A sick teenage girl and her parents struggle to find a reason for her mysterious symptoms, a quest that may fracture their family—or worse.
Palmer (The First Family, 2018, etc.) is the son of doctor and medical thriller author Michael Palmer, who died in 2013. This is the first novel he has published in his name alone after continuing his father’s series. Once a star soccer player, Meghan Gerard is now homebound with vague but persistent ailments—fatigue, headaches, weakness, loss of appetite—for which no doctor seems able to find a cause. Her wealthy, attractive parents are devoted to their only child, but father Carl, a developer, is becoming withdrawn. Mother Becky is so obsessed with her daughter that the book begins with her forcing a taxiing airliner to return to the gate so she can get off because Carl has texted that he’s taken Meghan to the hospital. There’s potential for a family-centered medical thriller here, but it’s undercut by the main characters, who are so unrelievedly unpleasant and angry it’s tough to care what happens to them. The three Gerards treat everyone from doctors to orderlies with consistent rudeness, but they’re just as toxic with each other. Becky, in particular, who is the central character, is so vain, privileged, and manipulative (and has such mommy issues of her own) that when the possibility is raised that she is perpetuating a case of Munchausen syndrome by proxy—making her daughter sick secretly in order to get attention for herself—it’s all too easy to believe. Clunky exposition, an overload of medical jargon, and a less than convincing resolution of the mystery leave this thriller on life support.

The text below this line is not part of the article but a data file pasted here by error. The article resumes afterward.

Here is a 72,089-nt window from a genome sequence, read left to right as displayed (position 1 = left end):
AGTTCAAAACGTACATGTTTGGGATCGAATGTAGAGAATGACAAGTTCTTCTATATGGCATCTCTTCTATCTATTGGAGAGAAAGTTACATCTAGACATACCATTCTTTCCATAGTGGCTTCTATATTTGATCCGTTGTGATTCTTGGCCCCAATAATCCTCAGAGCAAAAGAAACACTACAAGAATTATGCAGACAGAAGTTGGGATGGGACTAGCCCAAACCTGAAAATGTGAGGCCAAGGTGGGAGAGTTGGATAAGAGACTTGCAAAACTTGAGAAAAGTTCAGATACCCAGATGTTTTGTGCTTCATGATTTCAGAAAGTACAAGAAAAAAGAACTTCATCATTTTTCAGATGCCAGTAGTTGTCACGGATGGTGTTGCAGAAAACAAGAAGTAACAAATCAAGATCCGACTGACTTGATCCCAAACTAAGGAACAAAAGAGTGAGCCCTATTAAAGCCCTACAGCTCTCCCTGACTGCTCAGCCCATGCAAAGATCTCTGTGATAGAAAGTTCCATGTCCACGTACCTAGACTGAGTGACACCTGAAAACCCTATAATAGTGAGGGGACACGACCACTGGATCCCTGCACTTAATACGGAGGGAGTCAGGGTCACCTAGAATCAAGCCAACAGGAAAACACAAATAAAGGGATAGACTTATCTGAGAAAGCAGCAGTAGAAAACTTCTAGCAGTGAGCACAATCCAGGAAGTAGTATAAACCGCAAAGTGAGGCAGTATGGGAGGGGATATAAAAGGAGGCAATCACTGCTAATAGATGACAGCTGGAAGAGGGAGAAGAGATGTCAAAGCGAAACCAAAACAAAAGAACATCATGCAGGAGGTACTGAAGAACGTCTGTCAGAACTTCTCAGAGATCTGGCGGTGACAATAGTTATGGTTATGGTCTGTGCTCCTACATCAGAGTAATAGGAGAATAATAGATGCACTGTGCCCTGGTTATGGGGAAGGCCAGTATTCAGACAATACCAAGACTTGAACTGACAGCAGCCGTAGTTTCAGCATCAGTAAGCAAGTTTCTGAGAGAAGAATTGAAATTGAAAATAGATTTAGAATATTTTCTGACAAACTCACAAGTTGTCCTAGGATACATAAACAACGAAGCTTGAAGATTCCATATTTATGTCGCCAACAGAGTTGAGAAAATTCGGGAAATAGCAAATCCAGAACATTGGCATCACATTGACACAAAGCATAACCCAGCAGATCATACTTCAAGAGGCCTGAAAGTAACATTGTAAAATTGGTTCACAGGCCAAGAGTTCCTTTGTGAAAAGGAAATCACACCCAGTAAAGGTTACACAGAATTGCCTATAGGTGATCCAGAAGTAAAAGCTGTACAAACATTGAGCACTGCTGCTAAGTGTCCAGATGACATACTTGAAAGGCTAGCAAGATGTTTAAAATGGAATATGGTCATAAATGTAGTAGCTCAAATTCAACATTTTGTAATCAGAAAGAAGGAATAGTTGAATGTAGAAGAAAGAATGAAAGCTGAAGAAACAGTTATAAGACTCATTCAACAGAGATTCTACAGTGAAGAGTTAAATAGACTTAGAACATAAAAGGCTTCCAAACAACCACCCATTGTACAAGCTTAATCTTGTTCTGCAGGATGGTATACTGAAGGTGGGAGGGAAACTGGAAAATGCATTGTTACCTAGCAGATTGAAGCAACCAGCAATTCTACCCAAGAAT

Despite some interesting twists, this medical thriller falters when it comes to creating characters readers can care about.